What do these new developments mean for the Next Stars program? First of all, these changes will not be coming into effect immediately. The bill signed in California won’t allow players to benefit from their likeness until 2023. The NCAA stipulated no timeline at all.

Moreover, exactly how players will be compensated in the NCAA remains entirely unclear. Some experts, such as Ramogi Huma, the National College Players Association's executive director, who spoke with Fortune.com, suggests the recent changes are nothing but smoke and mirrors. That the restrictions and regulations will be structured so that there is not practical way to earn as a college athlete and maintain eligibility.

Right now, the Next Stars program will be fine and will continue to operate as a viable path for aspiring players. If LaMelo Ball does get selected number 1 overall, it won’t be hard to imagine some of the games top prospects considering a move down under.

Long term, it is a little harder to predict. The specifics governing how the NCAA will manage this situation are incredibly complicated, such as managing the disparity in revenue across sports and genders, how to manage recruitment issues now that bigger schools can indirectly offer bigger endorsement deals simply by virtue of having a larger share of the market. As Huma explained, it may never come to pass, and it means the NBL will continue to offer a unique opportunity to draft prospects.

Should the NCAA genuinely allow players to be compensated for their likeness, it's hard to imagine it being anything but a fair system. The NCAA has stipulated that student athletes are not to be treated as employees of their universities and not to be treated differently to other students, and that a clear distinction between college and professional opportunities is to be maintained. In all likelihood, compensation will come in the form of endorsements alone.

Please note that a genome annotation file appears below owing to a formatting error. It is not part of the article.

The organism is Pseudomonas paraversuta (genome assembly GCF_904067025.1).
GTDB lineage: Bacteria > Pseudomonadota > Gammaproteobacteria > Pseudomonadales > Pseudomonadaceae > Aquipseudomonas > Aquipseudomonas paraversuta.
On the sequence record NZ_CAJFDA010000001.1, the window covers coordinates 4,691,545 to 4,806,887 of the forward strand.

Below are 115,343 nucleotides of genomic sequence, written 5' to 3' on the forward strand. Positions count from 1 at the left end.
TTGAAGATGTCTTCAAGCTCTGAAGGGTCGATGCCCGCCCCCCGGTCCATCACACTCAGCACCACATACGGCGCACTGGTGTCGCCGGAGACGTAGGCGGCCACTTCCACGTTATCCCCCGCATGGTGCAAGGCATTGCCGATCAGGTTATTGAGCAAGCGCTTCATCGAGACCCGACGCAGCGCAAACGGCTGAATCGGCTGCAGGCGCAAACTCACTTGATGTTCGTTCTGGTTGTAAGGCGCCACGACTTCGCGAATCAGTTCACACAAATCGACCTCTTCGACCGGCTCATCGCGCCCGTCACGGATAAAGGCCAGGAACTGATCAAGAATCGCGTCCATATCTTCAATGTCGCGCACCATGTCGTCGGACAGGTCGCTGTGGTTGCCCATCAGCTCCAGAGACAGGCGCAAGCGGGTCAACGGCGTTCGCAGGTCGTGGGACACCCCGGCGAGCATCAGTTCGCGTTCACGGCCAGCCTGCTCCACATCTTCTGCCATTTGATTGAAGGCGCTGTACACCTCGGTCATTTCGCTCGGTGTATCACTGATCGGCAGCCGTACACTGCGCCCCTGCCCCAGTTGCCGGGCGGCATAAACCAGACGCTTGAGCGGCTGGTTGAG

A very small percentage of players and programs dominate the college basketball marketplace. And even then, the players riding the end of the bench at Duke or North Carolina are unlikely to demand much if any compensation at all. Players in the mould of Zion Williamson are likely to benefit greatly, as will most players projected to be selected in the lottery. There are always a few college basketball darlings who have exceptional college careers but limited pro upside, usually upperclassman, like Jalen Brunson or Jordan Poole, who will also benefit. For the vast majority of college basketball players, it will is yet to be seen if their experience will change at all.

The NBL will remain as a viable pathway for players looking to get paid whilst they prepare for the draft. It is unlikely we will see a player like RJ Hampton selecting the NBL over college if he can earn a genuine endorsement deal, however players projected in the second round and beyond may still find the NBL attractive, both financially and from a developmental perspective.

As it was for LaMelo Ball, players with eligibility issues will always be looking for alternative options. Additionally, the NBL has pivoted to become a draft and stash option for Didi Louzada of the Sydney Kings, who was drafted 35th overall by the Atlanta Hawks, on behalf of the New Orleans Pelicans in this year's draft. The NBL will always welcome these players and has the flexibility to adapt as necessary.

It is entirely possible the NCAA system becomes unfair, to the point where players become disillusioned and look for better opportunities elsewhere. All the NBL can do is continue to offer a stable, reliable and viable path to the NBA, and wait and see how it all plays out. It is well within the realm of possibility these changes actually work in favour of the Next Stars program, rather than against it.